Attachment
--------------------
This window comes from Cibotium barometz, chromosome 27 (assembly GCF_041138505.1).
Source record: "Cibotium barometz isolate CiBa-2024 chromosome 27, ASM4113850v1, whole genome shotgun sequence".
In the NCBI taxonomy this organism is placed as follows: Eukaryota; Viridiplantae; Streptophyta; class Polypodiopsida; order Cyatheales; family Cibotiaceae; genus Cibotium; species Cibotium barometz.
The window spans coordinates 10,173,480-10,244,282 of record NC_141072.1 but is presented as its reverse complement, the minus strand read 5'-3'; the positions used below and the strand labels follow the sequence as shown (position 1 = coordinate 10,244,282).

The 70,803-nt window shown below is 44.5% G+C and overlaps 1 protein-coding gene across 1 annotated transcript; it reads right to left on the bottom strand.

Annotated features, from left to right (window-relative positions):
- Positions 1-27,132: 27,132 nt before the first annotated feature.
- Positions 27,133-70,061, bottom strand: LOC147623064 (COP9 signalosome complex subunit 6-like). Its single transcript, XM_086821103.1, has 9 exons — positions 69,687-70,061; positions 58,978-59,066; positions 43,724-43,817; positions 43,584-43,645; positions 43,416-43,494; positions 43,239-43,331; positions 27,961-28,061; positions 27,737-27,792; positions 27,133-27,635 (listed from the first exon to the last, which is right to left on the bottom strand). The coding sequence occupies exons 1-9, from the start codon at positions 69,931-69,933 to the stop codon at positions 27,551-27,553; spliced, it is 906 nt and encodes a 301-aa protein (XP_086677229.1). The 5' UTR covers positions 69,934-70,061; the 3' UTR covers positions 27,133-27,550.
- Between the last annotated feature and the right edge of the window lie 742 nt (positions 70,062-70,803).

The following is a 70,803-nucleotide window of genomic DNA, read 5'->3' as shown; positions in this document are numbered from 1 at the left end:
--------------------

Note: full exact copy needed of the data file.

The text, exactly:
This window comes from Cibotium barometz, chromosome 27 (assembly GCF_041138505.1).
Source record: "Cibotium barometz isolate CiBa-2024 chromosome 27, ASM4113850v1, whole genome shotgun sequence".
In the NCBI taxonomy this organism is placed as follows: Eukaryota; Viridiplantae; Streptophyta; class Polypodiopsida; order Cyatheales; family Cibotiaceae; genus Cibotium; species Cibotium barometz.
The window spans coordinates 10,173,480-10,244,282 of record NC_141072.1 but is presented as its reverse complement, the minus strand read 5'-3'; the positions used below and the strand labels follow the sequence as shown (position 1 = coordinate 10,244,282).

The 70,803-nt window shown below is 44.5% G+C and overlaps 1 protein-coding gene across 1 annotated transcript; it reads right to left on the bottom strand.

Annotated features, from left to right (window-relative positions):
- Positions 1-27,132: 27,132 nt before the first annotated feature.
- Positions 27,133-70,061, bottom strand: LOC147623064 (COP9 signalosome complex subunit 6-like). Its single transcript, XM_086821103.1, has 9 exons — positions 69,687-70,061; positions 58,978-59,066; positions 43,724-43,817; positions 43,584-43,645; positions 43,416-43,494; positions 43,239-43,331; positions 27,961-28,061; positions 27,737-27,792; positions 27,133-27,635 (listed from the first exon to the last, which is right to left on the bottom strand). The coding sequence occupies exons 1-9, from the start codon at positions 69,931-69,933 to the stop codon at positions 27,551-27,553; spliced, it is 906 nt and encodes a 301-aa protein (XP_086677229.1). The 5' UTR covers positions 69,934-70,061; the 3' UTR covers positions 27,133-27,550.
- Between the last annotated feature and the right edge of the window lie 742 nt (positions 70,062-70,803).

The following is a 70,803-nucleotide window of genomic DNA, read 5'->3' as shown; positions in this document are numbered from 1 at the left end: